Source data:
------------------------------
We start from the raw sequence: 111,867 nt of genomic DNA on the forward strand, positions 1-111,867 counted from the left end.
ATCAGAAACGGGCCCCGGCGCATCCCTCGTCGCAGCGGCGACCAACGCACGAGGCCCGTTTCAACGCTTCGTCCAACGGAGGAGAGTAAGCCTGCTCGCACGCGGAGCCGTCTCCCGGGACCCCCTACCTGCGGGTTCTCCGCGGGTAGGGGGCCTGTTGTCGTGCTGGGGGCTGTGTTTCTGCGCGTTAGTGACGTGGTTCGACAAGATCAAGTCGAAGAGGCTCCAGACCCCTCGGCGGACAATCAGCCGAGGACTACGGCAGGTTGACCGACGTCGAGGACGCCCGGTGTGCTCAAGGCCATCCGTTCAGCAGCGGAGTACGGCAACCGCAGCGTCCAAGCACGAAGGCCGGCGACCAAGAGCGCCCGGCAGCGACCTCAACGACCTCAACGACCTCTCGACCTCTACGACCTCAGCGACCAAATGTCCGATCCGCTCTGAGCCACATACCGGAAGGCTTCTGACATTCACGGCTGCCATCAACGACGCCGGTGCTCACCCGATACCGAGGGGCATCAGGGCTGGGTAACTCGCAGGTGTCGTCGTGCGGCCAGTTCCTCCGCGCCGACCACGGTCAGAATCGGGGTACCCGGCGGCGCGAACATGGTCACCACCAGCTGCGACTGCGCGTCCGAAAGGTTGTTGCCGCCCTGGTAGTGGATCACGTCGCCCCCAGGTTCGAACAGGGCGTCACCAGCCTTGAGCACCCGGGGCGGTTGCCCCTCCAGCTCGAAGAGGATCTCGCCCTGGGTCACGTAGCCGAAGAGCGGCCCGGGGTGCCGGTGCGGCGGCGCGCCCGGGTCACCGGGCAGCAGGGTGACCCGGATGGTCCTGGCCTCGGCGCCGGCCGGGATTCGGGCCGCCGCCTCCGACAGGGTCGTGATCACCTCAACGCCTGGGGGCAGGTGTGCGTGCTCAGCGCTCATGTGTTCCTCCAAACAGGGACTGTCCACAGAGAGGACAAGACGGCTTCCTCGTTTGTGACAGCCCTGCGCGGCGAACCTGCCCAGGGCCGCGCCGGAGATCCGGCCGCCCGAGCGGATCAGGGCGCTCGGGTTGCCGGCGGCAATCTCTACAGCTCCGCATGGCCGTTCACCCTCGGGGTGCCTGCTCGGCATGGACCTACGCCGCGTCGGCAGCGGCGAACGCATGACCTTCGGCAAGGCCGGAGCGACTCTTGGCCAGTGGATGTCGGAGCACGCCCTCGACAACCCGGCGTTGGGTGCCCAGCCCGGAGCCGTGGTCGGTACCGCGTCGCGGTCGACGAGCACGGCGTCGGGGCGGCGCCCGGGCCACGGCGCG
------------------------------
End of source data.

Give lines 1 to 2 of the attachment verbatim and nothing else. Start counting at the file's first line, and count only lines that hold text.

We start from the raw sequence: 111,867 nt of genomic DNA on the forward strand, positions 1-111,867 counted from the left end.
ATCAGAAACGGGCCCCGGCGCATCCCTCGTCGCAGCGGCGACCAACGCACGAGGCCCGTTTCAACGCTTCGTCCAACGGAGGAGAGTAAGCCTGCTCGCACGCGGAGCCGTCTCCCGGGACCCCCTACCTGCGGGTTCTCCGCGGGTAGGGGGCCTGTTGTCGTGCTGGGGGCTGTGTTTCTGCGCGTTAGTGACGTGGTTCGACAAGATCAAGTCGAAGAGGCTCCAGACCCCTCGGCGGACAATCAGCCGAGGACTACGGCAGGTTGACCGACGTCGAGGACGCCCGGTGTGCTCAAGGCCATCCGTTCAGCAGCGGAGTACGGCAACCGCAGCGTCCAAGCACGAAGGCCGGCGACCAAGAGCGCCCGGCAGCGACCTCAACGACCTCAACGACCTCTCGACCTCTACGACCTCAGCGACCAAATGTCCGATCCGCTCTGAGCCACATACCGGAAGGCTTCTGACATTCACGGCTGCCATCAACGACGCCGGTGCTCACCCGATACCGAGGGGCATCAGGGCTGGGTAACTCGCAGGTGTCGTCGTGCGGCCAGTTCCTCCGCGCCGACCACGGTCAGAATCGGGGTACCCGGCGGCGCGAACATGGTCACCACCAGCTGCGACTGCGCGTCCGAAAGGTTGTTGCCGCCCTGGTAGTGGATCACGTCGCCCCCAGGTTCGAACAGGGCGTCACCAGCCTTGAGCACCCGGGGCGGTTGCCCCTCCAGCTCGAAGAGGATCTCGCCCTGGGTCACGTAGCCGAAGAGCGGCCCGGGGTGCCGGTGCGGCGGCGCGCCCGGGTCACCGGGCAGCAGGGTGACCCGGATGGTCCTGGCCTCGGCGCCGGCCGGGATTCGGGCCGCCGCCTCCGACAGGGTCGTGATCACCTCAACGCCTGGGGGCAGGTGTGCGTGCTCAGCGCTCATGTGTTCCTCCAAACAGGGACTGTCCACAGAGAGGACAAGACGGCTTCCTCGTTTGTGACAGCCCTGCGCGGCGAACCTGCCCAGGGCCGCGCCGGAGATCCGGCCGCCCGAGCGGATCAGGGCGCTCGGGTTGCCGGCGGCAATCTCTACAGCTCCGCATGGCCGTTCACCCTCGGGGTGCCTGCTCGGCATGGACCTACGCCGCGTCGGCAGCGGCGAACGCATGACCTTCGGCAAGGCCGGAGCGACTCTTGGCCAGTGGATGTCGGAGCACGCCCTCGACAACCCGGCGTTGGGTGCCCAGCCCGGAGCCGTGGTCGGTACCGCGTCGCGGTCGACGAGCACGGCGTCGGGGCGGCGCCCGGGCCACGGCGCG